Defeating an Armed Ideological Movement

The Conditions of Victory and Peace

by Shoshana Bryen  •  September 9, 2014 at 5:00 am

How do you defeat an armed ideological movement with a territorial base if you are unwilling to fight in that base?

Neither Israelis nor Americans are prepared to control enemy territory as a means to determine the ultimate outcome. But that means there will be no destruction, no elimination of the enemy; no "victory."

Control of territory and the ability to subject one's enemies to enforceable rules are the only known mechanisms for ending, rather than managing, a war.

The U.S. has been in South Korea since the 1953 Armistice, allowing a democratic, technologically advanced society to emerge. The withdrawal of American forces from South Vietnam allowed North Vietnam to capture the territory.

Neither Israelis nor Americans are prepared to control enemy territory as a means to victory against, respectively, Hamas and the Islamic State. (Image source: The White House)

The Israeli public is in a notably bad mood.

The Hamas rockets have, for the time being, stopped; the current cease-fire is holding. The tunnel threat, a strategic one most Israelis had not understood until several days into the war, has been alleviated; many Hamas rocket manufacturing facilities have been destroyed; a substantial percentage of the Hamas arsenal has been used up; and Hamas achieved none of its strategic goals -- not large-scale Israeli casualties or physical destruction, an airport, a seaport, or the opening of border crossings. Israeli children have returned to school and, after a brief dip, the Israeli economy is expected to grow for the year. Continue Reading Article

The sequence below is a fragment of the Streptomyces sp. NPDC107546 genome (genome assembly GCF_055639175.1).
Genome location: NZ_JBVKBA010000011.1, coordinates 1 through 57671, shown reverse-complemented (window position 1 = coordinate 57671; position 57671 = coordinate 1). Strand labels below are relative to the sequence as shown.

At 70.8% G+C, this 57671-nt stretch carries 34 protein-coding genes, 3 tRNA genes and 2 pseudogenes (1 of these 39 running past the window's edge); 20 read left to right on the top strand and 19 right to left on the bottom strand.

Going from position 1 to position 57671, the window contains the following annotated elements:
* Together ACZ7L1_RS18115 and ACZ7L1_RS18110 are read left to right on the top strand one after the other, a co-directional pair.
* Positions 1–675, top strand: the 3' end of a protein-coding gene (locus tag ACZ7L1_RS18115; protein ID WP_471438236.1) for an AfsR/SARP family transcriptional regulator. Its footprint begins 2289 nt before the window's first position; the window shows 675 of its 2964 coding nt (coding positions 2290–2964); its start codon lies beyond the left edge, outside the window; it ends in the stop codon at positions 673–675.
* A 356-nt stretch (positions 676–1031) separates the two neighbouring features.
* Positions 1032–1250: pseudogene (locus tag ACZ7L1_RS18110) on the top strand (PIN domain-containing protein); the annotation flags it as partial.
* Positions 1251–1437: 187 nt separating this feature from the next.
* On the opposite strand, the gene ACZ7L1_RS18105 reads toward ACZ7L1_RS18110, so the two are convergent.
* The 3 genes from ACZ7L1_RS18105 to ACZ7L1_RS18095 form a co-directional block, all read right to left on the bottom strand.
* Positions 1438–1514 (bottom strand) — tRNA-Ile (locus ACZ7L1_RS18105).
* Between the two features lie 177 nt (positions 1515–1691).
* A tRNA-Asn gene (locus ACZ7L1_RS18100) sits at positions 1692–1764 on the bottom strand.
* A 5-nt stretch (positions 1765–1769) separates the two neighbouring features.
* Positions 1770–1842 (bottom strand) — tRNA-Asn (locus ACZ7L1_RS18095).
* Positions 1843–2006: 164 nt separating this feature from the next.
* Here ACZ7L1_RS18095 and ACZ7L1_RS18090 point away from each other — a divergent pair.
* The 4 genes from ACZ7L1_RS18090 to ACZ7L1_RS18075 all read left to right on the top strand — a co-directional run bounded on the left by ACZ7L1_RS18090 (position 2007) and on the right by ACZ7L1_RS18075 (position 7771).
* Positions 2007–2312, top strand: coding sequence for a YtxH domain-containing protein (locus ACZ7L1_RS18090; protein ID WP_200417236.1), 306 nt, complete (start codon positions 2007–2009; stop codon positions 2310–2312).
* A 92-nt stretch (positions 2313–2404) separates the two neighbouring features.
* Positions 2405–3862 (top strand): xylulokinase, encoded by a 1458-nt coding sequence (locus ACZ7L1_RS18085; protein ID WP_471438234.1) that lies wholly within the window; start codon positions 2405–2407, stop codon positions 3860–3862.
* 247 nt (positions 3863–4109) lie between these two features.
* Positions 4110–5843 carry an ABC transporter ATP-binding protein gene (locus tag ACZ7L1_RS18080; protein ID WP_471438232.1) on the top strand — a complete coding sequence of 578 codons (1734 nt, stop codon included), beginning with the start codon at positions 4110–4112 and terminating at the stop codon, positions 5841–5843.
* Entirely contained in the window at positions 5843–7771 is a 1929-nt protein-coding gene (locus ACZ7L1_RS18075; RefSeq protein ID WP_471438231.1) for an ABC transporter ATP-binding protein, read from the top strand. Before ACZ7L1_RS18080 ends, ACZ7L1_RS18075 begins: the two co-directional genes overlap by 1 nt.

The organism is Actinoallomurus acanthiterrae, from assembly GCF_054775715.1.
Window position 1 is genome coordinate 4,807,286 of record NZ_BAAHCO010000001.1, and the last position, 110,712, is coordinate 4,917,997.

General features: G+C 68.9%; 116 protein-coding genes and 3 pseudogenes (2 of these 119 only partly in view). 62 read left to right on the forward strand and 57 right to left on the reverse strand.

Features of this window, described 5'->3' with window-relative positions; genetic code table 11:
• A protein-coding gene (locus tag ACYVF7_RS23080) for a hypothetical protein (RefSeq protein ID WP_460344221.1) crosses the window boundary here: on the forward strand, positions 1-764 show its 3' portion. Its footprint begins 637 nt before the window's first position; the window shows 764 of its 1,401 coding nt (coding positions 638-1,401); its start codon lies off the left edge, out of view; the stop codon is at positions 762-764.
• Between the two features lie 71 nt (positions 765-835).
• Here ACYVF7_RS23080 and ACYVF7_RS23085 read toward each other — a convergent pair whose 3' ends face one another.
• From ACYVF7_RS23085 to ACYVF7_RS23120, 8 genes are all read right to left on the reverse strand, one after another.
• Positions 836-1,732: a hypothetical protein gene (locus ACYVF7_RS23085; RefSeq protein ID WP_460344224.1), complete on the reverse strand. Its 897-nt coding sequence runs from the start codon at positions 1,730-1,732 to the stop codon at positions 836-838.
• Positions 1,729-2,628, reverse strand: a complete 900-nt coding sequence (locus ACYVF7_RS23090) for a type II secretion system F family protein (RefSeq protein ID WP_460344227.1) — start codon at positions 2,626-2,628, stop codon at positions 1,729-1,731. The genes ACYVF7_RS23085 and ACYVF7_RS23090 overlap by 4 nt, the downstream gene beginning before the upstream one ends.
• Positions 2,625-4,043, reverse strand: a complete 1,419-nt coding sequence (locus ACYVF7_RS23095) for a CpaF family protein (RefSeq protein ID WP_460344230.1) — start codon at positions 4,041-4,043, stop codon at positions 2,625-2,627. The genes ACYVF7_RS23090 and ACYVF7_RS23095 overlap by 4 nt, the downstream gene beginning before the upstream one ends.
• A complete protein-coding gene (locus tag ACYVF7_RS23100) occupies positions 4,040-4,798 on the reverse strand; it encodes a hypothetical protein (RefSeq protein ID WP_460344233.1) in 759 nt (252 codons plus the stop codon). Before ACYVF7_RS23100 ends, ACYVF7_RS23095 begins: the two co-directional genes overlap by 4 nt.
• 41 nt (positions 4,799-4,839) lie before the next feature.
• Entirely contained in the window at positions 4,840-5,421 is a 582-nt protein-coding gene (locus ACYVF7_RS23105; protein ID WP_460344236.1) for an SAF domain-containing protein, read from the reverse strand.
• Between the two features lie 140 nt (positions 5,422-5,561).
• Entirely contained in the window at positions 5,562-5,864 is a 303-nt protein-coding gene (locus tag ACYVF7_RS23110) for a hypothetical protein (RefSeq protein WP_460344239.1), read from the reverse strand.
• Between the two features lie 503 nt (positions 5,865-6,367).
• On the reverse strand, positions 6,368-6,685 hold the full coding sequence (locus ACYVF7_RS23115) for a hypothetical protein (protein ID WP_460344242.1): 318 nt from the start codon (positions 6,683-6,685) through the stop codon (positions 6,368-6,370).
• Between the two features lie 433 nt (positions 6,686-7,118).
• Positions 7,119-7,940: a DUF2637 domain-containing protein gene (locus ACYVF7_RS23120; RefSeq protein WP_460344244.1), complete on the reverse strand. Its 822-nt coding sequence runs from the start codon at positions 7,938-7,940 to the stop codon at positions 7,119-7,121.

Turkish President Erdoğan's Expansive Ambitions

by Veli Sirin  •  September 9, 2014 at 4:00 am

Erdoğan is apparently determined to impose a new political system on Turkey, replacing the parliamentary order with a state under a powerful president.

The constitution authorizes the president to call a cabinet meeting under certain circumstances. Otherwise, the president has no executive authority.

"[T]housands of children whose parents preferred secular institutions have been allocated places at Islamic schools." — Daniel Dombey, Financial Times.

Abuses of power will likely continue in Erdoğan's Turkey.

Abdullah Gül (right), the presidential predecessor to Recep Tayyip Erdoğan (2nd from left), along with their wives, in a happy moment. (Image source: YouTube video screenshot)

Recep Tayyip Erdoğan was elected Turkey's first directly elected President on August 10, representing the Justice and Development Party (known by its Turkish initials as AKP). He had served the Islamist AKP as Turkey's Prime Minister continuously since 2003. He was sworn in as President on August 28.

As pointed out by Daniel Dombey reporting from Istanbul in London's Financial Times and published the day the Erdoğan presidency began, "Mr. Erdoğan remained prime minister right up until taking the office of president: both offices provide their holder with immunity from prosecution. Turkey's official register also held off publishing the results of his election as president -- which according to some of his opponents would have necessitated his resignation as prime minister -- until the day of his inauguration."